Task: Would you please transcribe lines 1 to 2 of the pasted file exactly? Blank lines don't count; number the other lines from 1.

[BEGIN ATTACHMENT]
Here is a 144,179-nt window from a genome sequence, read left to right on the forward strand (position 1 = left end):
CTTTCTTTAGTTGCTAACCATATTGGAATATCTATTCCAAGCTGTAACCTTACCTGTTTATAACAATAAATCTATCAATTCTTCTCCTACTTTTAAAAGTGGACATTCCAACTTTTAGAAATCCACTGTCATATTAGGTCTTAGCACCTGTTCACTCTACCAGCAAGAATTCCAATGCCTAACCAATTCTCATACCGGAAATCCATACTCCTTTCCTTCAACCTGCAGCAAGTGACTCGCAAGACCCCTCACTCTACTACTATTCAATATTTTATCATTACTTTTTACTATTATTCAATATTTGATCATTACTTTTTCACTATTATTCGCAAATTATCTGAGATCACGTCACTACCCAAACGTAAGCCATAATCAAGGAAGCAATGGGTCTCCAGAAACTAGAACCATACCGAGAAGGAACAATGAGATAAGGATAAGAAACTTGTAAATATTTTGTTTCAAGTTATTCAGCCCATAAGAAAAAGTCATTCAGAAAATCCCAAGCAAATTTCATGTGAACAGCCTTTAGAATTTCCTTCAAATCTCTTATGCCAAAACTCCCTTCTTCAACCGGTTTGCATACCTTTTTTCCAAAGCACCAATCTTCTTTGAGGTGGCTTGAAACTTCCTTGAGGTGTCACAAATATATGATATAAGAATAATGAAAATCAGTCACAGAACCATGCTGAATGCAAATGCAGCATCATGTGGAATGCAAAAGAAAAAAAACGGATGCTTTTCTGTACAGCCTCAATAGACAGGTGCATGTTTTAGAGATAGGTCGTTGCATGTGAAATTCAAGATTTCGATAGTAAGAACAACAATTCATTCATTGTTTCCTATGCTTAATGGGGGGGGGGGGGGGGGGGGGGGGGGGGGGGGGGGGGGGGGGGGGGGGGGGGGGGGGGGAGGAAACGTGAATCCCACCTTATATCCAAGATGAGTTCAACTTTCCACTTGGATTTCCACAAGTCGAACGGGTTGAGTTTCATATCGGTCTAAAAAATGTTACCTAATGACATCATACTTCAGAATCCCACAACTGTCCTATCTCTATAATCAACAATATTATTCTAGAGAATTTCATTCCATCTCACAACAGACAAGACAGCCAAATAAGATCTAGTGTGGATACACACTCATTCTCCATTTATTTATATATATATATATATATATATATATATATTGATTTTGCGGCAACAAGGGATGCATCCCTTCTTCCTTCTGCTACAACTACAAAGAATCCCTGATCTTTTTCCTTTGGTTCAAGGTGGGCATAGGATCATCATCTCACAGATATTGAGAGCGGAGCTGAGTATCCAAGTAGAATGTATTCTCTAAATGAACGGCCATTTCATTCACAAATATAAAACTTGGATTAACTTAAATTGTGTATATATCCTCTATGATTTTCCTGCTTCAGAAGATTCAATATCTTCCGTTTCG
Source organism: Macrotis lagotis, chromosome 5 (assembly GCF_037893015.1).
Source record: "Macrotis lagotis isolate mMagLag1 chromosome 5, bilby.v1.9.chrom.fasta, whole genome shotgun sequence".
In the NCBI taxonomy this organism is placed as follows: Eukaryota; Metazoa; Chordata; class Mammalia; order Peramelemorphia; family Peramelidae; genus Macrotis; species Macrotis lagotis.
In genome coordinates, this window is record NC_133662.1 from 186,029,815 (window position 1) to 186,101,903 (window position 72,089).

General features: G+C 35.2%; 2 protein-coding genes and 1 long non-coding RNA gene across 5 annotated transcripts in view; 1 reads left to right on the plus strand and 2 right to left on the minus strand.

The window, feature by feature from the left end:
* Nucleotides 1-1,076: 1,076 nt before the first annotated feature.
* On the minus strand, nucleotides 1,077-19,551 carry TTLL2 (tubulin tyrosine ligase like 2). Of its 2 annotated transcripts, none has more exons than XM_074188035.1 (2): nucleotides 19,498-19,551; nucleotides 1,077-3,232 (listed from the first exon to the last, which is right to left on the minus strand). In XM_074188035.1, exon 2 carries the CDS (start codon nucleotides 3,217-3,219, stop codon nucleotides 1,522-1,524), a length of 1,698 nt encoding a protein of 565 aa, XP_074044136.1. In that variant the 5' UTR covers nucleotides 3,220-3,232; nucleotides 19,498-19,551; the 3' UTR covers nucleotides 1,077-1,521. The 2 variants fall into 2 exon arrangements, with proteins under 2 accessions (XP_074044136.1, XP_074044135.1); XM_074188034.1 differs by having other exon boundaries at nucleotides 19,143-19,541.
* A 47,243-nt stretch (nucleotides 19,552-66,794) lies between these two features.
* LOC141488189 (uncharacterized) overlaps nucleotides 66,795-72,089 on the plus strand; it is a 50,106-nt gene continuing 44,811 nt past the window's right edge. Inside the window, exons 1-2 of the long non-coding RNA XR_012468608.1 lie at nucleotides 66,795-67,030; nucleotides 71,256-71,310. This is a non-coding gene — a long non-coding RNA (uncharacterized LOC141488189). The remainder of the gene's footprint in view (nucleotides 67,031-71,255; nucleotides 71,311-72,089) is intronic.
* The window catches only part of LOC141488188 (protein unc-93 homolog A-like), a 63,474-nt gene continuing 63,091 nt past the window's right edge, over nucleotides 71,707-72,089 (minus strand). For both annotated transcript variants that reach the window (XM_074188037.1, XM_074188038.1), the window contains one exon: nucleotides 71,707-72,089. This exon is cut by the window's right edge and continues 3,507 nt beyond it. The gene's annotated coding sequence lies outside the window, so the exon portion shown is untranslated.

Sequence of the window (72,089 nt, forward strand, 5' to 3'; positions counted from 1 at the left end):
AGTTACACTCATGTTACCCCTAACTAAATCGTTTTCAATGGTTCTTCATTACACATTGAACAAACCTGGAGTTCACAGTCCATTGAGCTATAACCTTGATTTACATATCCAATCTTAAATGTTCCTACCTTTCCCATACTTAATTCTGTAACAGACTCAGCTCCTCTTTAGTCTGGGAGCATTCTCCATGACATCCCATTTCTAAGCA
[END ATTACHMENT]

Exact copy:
Here is a 144,179-nt window from a genome sequence, read left to right on the forward strand (position 1 = left end):
CTTTCTTTAGTTGCTAACCATATTGGAATATCTATTCCAAGCTGTAACCTTACCTGTTTATAACAATAAATCTATCAATTCTTCTCCTACTTTTAAAAGTGGACATTCCAACTTTTAGAAATCCACTGTCATATTAGGTCTTAGCACCTGTTCACTCTACCAGCAAGAATTCCAATGCCTAACCAATTCTCATACCGGAAATCCATACTCCTTTCCTTCAACCTGCAGCAAGTGACTCGCAAGACCCCTCACTCTACTACTATTCAATATTTTATCATTACTTTTTACTATTATTCAATATTTGATCATTACTTTTTCACTATTATTCGCAAATTATCTGAGATCACGTCACTACCCAAACGTAAGCCATAATCAAGGAAGCAATGGGTCTCCAGAAACTAGAACCATACCGAGAAGGAACAATGAGATAAGGATAAGAAACTTGTAAATATTTTGTTTCAAGTTATTCAGCCCATAAGAAAAAGTCATTCAGAAAATCCCAAGCAAATTTCATGTGAACAGCCTTTAGAATTTCCTTCAAATCTCTTATGCCAAAACTCCCTTCTTCAACCGGTTTGCATACCTTTTTTCCAAAGCACCAATCTTCTTTGAGGTGGCTTGAAACTTCCTTGAGGTGTCACAAATATATGATATAAGAATAATGAAAATCAGTCACAGAACCATGCTGAATGCAAATGCAGCATCATGTGGAATGCAAAAGAAAAAAAACGGATGCTTTTCTGTACAGCCTCAATAGACAGGTGCATGTTTTAGAGATAGGTCGTTGCATGTGAAATTCAAGATTTCGATAGTAAGAACAACAATTCATTCATTGTTTCCTATGCTTAATGGGGGGGGGGGGGGGGGGGGGGGGGGGGGGGGGGGGGGGGGGGGGGGGGGGGGGGGGGGAGGAAACGTGAATCCCACCTTATATCCAAGATGAGTTCAACTTTCCACTTGGATTTCCACAAGTCGAACGGGTTGAGTTTCATATCGGTCTAAAAAATGTTACCTAATGACATCATACTTCAGAATCCCACAACTGTCCTATCTCTATAATCAACAATATTATTCTAGAGAATTTCATTCCATCTCACAACAGACAAGACAGCCAAATAAGATCTAGTGTGGATACACACTCATTCTCCATTTATTTATATATATATATATATATATATATATATATTGATTTTGCGGCAACAAGGGATGCATCCCTTCTTCCTTCTGCTACAACTACAAAGAATCCCTGATCTTTTTCCTTTGGTTCAAGGTGGGCATAGGATCATCATCTCACAGATATTGAGAGCGGAGCTGAGTATCCAAGTAGAATGTATTCTCTAAATGAACGGCCATTTCATTCACAAATATAAAACTTGGATTAACTTAAATTGTGTATATATCCTCTATGATTTTCCTGCTTCAGAAGATTCAATATCTTCCGTTTCG